with little education. (Paardekooper even called it the keystone of the Dutch social welfare program.) However, Verhoeven’s research suggests that it is useful primarily for the better educated. It would lead to a greater relative reduction in mistakes in their writing than in the writing of the less educated. Mistakes in verb endings were relatively few (about 10%). This does not mean that most people had mastered the system, but only that they made more mistakes in other more frequent forms. One of the most recent publications on the subject is Verhoeven (1985).
The main issue in this book is the question whether the speller is rule-oriented or visual-oriented. The influence of Anglo-Saxon research on the subject (for example Frith 1980; Baron et al. 1980; Barron 1980) is considerable. Two variables play a role in Verhoeven’s experiments. The first is the relationship between spelling and pronunciation. A distinction is made between forms where a distinction in spelling corresponds to one in pronunciation, on the one hand, and on the other, forms where a distinction in spelling has no counterpart in pronunciation (compare the type 1 and type 2 forms of Van Heuven in Tables 2,3 and 4 above).
These results provide an argument for the abolition of the analogy rule, which is responsible for the existence of forms where a written distinction has no counterpart in speech, so that only the application of rules can lead to the correct decision. The congruency and etymology rules do not lead to such forms and therefore allow the use of a purely visual strategy, which seems to be the more natural.3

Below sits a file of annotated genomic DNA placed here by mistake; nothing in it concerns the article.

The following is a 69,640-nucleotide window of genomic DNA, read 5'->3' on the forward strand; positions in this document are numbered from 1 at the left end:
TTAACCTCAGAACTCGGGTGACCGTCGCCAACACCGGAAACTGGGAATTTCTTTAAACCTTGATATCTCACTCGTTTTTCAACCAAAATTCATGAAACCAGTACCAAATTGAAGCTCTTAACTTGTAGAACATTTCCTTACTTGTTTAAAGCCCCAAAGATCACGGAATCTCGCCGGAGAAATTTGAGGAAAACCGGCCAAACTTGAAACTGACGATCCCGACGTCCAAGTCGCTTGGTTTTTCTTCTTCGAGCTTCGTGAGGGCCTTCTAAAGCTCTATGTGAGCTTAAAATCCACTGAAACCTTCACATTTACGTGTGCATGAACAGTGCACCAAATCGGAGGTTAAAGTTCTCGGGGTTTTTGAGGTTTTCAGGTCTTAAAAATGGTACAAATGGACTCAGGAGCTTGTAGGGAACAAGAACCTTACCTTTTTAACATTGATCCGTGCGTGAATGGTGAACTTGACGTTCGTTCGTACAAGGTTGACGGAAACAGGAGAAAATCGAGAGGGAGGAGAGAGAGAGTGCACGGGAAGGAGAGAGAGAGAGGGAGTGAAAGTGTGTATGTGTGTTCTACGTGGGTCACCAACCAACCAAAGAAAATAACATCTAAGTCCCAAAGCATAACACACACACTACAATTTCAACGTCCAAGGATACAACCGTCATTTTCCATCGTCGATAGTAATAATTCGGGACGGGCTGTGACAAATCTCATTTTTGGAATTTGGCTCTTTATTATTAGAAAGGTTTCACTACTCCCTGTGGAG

The interesting point is that exactly the opposite of the position adhered to by Kollewijn and his contemporaries seems to be true. Kollewijn was an adversary of the etymological aspects of our spelling system, not of the analogy rule. However, the ‘irregular’ etymology is not the main problem, but rather the ‘regular’ analogy. At the same time, it can be argued that analogy is not a very important problem, because the less educated make many more mistakes violating more elementary principles.
The research of Van Heuven and Verhoeven thus demonstrates that congruency and etymology are not a big problem for the writer, and that congruency is helpful to the reader. Analogy, on the other hand, is difficult for the writer and of little use for the reader. This means that there are no good reasons for changing the Dutch orthography with respect to congruency and etymology. There is more reason to change or abandon the rule of analogy. There is even a good reason to change the rule for the spelling of vowels in open syllables and consonants after closed syllables (see Verhoeven 1979). But given the very old tradition of this rule and the possibility of misreading (in a technical sense) due to interference with the old system, it seems very unlikely that this will ever happen. Even the VWS makes no proposal of this
Så, tja. Måske, måske ikke. Mon ikke at noget lignende gælder for dansk. Men selvom at det måske ikke fører til mange fejl, så fører det muligvis til en masse spildt tid når folk bruger tid på at skrive stumme D’er i fx rødt. I alt fald så bør man i hvert fald lave en regel om dette valgfrit. Før at man gør det, så er det nok en god idé at lave noget dansk forskning om emnet. Idéen er at se hvor udbredt denne type fejl er på dansk. Måske er dansk anderledes end hollandsk på nogle punkter.